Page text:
Wayne Swan, standing in as Prime Minister for Julia Gillard while she is visiting America, has claimed on television this weekend that a carbon charge “will not act like a traditional tax, is not deducted from your pay packet, it comes from the big polluters.”
He’s correct that the carbon price will not be deducted by employers from remuneration and paid to the Taxation Office, but this in no way amounts to a non-deduction from household budgets.
Residential electricity users in Australia, in round terms, are responsible for about 60 million tonnes a year of carbon dioxide emissions through their consumption of electricity fuelled by coal and natural gas.
Assuming an introductory carbon price of $20 per tonne, rising through the decade to $35 per tonne, and it cannot be less than this range to have any meaningful impact on emissions, the aggregate impost on householders will be about $1.2 billion per year initially to about $2.3 billion a year by 2020, allowing for a rise in consumer demand, driven in part by a bigger population.
This assumes that the carbon price does not have to be much higher to drive abatement towards even its present goal. Manifestly members of the Gillard government do not fully appreciate what levels will be required – as witness Climate Change Minister Greg Combet talking over the weekend about the measure enabling technological change in coal-burning generation.
He needs telling that it will take a carbon price well over $50 to make carbon capture and storage technology commercially viable – at which point it may be seen off by the combined thrust of wind, solar and geothermal power as well as nuclear energy. And it would take still more to enable retro-fitting existing coal plants.
Back to Swan: is he now pledging that every dollar of any carbon cost will be rebated to householders, regardless of their wealth, through the government’s compensation scheme?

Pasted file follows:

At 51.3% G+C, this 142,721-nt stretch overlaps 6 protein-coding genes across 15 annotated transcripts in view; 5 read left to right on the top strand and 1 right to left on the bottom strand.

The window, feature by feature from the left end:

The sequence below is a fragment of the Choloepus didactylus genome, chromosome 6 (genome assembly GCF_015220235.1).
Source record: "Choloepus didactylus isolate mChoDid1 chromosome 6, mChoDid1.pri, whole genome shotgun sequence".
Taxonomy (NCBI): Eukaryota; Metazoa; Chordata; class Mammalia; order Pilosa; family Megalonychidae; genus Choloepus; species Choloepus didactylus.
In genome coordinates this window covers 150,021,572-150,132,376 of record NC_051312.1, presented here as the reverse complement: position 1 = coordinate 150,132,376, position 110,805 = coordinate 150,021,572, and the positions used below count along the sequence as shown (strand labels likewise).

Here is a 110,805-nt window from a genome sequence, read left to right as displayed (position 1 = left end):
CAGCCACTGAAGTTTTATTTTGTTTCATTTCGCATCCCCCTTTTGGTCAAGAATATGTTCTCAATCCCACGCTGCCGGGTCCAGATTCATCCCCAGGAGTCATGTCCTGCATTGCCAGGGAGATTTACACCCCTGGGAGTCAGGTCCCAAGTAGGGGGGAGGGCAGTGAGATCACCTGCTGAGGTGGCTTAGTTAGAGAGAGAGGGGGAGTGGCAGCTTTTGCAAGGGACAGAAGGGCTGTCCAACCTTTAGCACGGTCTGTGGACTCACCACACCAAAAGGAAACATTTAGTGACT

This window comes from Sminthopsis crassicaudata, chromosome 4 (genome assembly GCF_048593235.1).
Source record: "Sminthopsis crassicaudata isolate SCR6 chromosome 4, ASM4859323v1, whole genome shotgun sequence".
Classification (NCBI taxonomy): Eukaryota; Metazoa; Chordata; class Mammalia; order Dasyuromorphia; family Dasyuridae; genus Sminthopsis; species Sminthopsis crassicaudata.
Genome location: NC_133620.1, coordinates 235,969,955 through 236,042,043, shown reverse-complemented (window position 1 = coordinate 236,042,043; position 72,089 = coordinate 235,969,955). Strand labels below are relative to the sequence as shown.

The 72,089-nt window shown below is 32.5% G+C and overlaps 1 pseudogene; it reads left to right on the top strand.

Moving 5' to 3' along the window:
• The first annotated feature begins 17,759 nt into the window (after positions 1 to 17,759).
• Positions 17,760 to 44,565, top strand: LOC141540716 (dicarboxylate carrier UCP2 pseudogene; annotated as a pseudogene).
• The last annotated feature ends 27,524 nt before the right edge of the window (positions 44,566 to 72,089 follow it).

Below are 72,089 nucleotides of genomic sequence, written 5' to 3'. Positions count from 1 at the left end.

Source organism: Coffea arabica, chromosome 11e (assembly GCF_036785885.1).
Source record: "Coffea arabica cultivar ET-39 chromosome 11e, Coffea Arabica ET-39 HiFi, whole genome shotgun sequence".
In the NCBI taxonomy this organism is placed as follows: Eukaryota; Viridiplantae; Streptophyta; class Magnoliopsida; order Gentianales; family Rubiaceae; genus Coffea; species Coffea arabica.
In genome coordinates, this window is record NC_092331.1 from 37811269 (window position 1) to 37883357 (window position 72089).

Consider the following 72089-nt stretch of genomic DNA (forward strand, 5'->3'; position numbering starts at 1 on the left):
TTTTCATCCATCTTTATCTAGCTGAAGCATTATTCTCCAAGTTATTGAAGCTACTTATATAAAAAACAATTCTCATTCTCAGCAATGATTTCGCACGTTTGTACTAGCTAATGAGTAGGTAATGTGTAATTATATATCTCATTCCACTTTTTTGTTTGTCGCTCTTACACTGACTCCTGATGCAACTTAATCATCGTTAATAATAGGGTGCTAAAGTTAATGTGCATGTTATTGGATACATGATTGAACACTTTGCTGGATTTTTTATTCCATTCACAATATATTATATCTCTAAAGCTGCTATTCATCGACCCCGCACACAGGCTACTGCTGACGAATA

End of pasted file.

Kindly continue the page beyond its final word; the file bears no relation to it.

Will the government’s policy also encompass petrol prices – where the carbon charge will translate, given average passenger vehicle fuel efficiency and travel patterns, to about an extra $200 or so a year in its initial phases?
If so, for the average household, this will result in federal government carbon give-aways of some $500 a year at the start. In aggregate, something like $4 billion annually in hand-outs, rising beyond $5 billion as the net has to be stretched to accommodate population growth.
Or are the rumours in Canberra true that the end-product of the present arm-wrestling with the Greens and the independents will see a carbon price imposed just on electricity generation, making the yearly householder “gift” only about $2.5 billion initially?
Of course, in the present environment, following the polling reaction to Swan and Gillard breaking their now notorious pre-2010 election promise that “there will be no carbon tax” under a government they lead, who among voters will believe Swan’s latest claim or believe that his successors in office in five or 10 years’ time will sustain the compensation he seems to be promising?
Who will believe that this approach can help deliver the government’s existing promise to cut emissions by 160 million tonnes a year by 2020? Let alone, the higher abatement targets being pushed by the Greens, who seem to have Gillard in thrall?
Why does Swan himself believe that what he is offering will lessen the heat of voter unhappiness created by the inexorable shift in their power bills towards double what they were in 2008, driven by higher network charges, the cost of the renewable energy target and such other imposts as support for rooftop solar feed-in tariff schemes?
And this is before foreshadowed higher prices for coal and gas push up the wholesale price of electricity, a 45 per cent segment of the end-user bill. And before, “smart meters” enable distribution network service providers to win agreement to introduce “time-of-use” tariff regimes?
Lost to view in all this, by the way, is the fact that there must be a million small businessfolk working from home who are going to have to wear the carbon charge and power price rise burdens, too. No compensation for them is on offer.
What a tangled web this is becoming.